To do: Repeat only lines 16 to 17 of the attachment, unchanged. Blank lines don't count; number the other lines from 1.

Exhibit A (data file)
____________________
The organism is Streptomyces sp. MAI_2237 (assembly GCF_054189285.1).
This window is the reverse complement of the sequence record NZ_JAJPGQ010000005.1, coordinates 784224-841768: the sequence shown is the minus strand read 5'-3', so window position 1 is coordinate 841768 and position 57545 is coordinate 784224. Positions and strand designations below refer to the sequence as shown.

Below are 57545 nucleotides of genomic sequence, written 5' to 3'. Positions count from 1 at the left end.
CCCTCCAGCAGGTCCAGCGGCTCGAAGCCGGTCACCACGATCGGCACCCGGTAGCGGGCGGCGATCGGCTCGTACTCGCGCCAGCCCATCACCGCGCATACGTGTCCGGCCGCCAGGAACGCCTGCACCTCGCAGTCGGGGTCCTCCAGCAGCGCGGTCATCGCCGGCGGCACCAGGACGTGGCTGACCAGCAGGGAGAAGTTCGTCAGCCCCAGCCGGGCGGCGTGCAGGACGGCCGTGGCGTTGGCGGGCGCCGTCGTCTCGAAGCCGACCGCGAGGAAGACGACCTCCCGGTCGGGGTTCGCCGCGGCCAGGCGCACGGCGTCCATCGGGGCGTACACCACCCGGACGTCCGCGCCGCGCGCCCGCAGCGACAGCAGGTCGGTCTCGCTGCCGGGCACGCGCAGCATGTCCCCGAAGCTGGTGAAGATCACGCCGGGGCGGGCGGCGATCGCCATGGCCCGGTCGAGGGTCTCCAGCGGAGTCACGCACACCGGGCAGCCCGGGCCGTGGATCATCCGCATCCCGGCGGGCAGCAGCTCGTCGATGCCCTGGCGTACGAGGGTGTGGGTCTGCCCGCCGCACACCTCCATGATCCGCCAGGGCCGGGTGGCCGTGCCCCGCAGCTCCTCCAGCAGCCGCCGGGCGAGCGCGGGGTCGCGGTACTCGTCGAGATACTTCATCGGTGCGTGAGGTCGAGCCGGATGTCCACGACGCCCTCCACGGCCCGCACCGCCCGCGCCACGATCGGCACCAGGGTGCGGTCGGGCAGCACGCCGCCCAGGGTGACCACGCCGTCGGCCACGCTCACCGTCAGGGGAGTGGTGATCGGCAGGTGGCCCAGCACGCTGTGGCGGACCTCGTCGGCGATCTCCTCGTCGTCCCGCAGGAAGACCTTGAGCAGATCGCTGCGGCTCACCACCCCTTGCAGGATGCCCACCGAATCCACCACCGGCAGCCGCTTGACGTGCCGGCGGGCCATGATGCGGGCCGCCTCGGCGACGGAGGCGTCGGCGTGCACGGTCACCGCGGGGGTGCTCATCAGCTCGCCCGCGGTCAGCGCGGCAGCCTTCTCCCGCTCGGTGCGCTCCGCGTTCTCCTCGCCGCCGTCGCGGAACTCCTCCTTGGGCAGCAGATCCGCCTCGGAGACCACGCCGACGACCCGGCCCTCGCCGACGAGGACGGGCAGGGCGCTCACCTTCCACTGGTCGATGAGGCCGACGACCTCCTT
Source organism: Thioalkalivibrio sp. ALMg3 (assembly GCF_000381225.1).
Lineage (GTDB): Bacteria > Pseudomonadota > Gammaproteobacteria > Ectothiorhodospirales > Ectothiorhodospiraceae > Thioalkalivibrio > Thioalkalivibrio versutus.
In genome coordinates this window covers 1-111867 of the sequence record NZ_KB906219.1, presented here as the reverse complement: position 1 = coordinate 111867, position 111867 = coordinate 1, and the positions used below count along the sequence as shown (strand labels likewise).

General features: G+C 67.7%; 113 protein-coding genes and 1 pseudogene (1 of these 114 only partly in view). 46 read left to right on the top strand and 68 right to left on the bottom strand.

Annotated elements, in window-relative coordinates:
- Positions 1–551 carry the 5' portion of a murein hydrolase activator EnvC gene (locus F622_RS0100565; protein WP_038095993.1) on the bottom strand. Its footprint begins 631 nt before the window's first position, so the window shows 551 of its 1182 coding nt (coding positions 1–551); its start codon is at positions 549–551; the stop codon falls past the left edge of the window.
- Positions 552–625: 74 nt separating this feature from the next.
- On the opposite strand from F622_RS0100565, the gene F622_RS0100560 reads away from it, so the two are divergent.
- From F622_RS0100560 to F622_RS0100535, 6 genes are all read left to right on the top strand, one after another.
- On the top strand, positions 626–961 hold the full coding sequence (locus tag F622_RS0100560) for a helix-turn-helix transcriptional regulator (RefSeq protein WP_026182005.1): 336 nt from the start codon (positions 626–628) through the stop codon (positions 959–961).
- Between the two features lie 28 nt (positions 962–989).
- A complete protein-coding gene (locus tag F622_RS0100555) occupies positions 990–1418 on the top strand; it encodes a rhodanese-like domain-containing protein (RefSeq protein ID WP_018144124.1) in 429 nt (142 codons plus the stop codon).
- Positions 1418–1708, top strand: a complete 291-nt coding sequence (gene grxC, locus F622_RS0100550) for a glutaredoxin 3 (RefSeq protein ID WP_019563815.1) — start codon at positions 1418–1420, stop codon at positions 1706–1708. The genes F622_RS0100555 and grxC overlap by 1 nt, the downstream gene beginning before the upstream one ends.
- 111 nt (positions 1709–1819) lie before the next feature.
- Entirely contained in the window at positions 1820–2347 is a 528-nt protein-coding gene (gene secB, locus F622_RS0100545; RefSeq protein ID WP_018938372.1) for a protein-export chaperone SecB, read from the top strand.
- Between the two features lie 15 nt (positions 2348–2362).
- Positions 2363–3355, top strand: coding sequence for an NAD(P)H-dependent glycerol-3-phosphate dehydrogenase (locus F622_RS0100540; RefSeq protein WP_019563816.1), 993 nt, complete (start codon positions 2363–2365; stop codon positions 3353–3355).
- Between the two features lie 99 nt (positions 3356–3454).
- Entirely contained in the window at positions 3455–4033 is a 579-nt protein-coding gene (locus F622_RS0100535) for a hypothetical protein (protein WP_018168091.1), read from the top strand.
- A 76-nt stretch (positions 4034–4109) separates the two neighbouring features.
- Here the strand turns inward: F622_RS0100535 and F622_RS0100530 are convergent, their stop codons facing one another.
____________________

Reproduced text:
- A complete protein-coding gene (locus tag F622_RS0100555) occupies positions 990–1418 on the top strand; it encodes a rhodanese-like domain-containing protein (RefSeq protein ID WP_018144124.1) in 429 nt (142 codons plus the stop codon).
- Positions 1418–1708, top strand: a complete 291-nt coding sequence (gene grxC, locus F622_RS0100550) for a glutaredoxin 3 (RefSeq protein ID WP_019563815.1) — start codon at positions 1418–1420, stop codon at positions 1706–1708. The genes F622_RS0100555 and grxC overlap by 1 nt, the downstream gene beginning before the upstream one ends.